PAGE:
Many of these measures are temporary, meaning they can easily be removed as soon as the pandemic subsides. This would be a mistake. The coronavirus pandemic has already changed many of our personal habits related to work and social interaction. It’s an opportunity for a different way of thinking about urban design and planning as well.

Air quality is another argument against giving space back to cars as soon as the pandemic subsides. Satellite imagery that detects carbon emissions due to car and truck traffic has shown huge declines over major cities like New York, Los Angeles, Seattle, Chicago, and Atlanta. Cities can help slow the inevitable increase in carbon emissions by permanently restricting private cars from certain streets.

Car-free streets were on their way to becoming somewhat of trend before the coronavirus emerged to disrupt, well, everything. The rapid increase in cycling and scootering in the US, spurred in some part by the emergence of shared mobility startups, has forced some cities to build protected bike lanes in order to curb a rise in injuries.

Likewise, the spike in traffic congestion as a result of ride-sharing services like Uber and Lyft has resulted in laws limiting the amount of time drivers cruise for passengers. Both of these phenomena have also helped build support for closing streets to car traffic in order to ensure buses can maintain normal service. The two most prominent examples in the US have been the 14th Street busway in Manhattan and Market Street in San Francisco. Both have proven to be extremely popular right out of the gate.

Taking space away from cars — whether it’s by closing streets to traffic or removing on-street parking to build protected bike lanes — is almost always a controversial decision. Elected officials typically turn a blind eye, fearful of being yelled at by car owners, protested, or even sued. They are wary of making such radical decisions, thinking it will cost them political support.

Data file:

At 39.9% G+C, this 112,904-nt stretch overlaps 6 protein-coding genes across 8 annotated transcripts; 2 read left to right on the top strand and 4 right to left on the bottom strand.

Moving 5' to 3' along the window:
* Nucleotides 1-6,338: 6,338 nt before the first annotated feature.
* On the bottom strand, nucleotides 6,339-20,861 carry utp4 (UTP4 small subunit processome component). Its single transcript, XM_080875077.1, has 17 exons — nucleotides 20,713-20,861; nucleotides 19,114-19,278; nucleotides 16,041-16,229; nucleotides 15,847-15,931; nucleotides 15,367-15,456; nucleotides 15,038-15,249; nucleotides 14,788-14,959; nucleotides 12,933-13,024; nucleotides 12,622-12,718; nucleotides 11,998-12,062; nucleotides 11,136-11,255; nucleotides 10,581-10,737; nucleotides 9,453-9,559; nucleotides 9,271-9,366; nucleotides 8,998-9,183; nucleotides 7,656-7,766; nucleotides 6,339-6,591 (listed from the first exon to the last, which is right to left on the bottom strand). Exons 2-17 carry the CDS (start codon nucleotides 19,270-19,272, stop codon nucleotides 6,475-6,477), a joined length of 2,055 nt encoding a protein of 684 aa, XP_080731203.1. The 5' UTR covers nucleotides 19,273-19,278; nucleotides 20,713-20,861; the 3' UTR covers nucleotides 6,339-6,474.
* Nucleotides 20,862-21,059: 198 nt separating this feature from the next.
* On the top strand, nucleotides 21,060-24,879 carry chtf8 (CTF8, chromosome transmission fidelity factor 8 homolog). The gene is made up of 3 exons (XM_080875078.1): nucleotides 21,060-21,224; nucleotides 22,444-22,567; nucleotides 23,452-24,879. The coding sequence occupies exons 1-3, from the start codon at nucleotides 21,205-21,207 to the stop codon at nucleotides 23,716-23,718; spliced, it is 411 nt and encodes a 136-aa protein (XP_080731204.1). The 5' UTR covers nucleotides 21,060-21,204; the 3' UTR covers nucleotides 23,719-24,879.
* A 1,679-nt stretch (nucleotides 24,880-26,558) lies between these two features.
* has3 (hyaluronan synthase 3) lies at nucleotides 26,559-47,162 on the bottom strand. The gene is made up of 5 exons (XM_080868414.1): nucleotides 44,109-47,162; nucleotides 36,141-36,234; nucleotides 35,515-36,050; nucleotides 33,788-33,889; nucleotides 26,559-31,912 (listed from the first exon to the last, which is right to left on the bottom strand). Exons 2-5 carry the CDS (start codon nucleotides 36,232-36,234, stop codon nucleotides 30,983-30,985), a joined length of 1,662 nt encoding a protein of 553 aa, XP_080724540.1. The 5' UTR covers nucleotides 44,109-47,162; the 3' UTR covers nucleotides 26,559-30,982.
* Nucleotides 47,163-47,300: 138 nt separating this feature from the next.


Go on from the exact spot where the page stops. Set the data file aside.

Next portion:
But those officials are ignoring the grim realities that exist in the US today. In 2018, vehicle drivers killed the most number of pedestrians — 6,283 — in 30 years. Cyclists are also being run over and killed at an alarming rate: 857 were killed in 2018, an increase over the previous year of 6.3 percent.

While people stay home during the coronavirus pandemic, there have been a lot fewer traffic jams. But just because there are fewer drivers on the road doesn’t make things inherently safer when the people who are still driving are doing it without caution. There’s already been some anecdotal evidence that some drivers see these clearer lanes of traffic as an excuse to speed or drive recklessly.

We can’t sit back and let our cities become set pieces for Fast & Furious-style hijinks. Every car crash that results in an injured driver or pedestrian will mean shifting precious hospital resources away from caring for those with COVID-19. Cities that take that space away from cars and refuse to give it back can ensure fewer injuries, better air quality, and a more vibrant way of life for everyone.

This Article was first published on theverge.com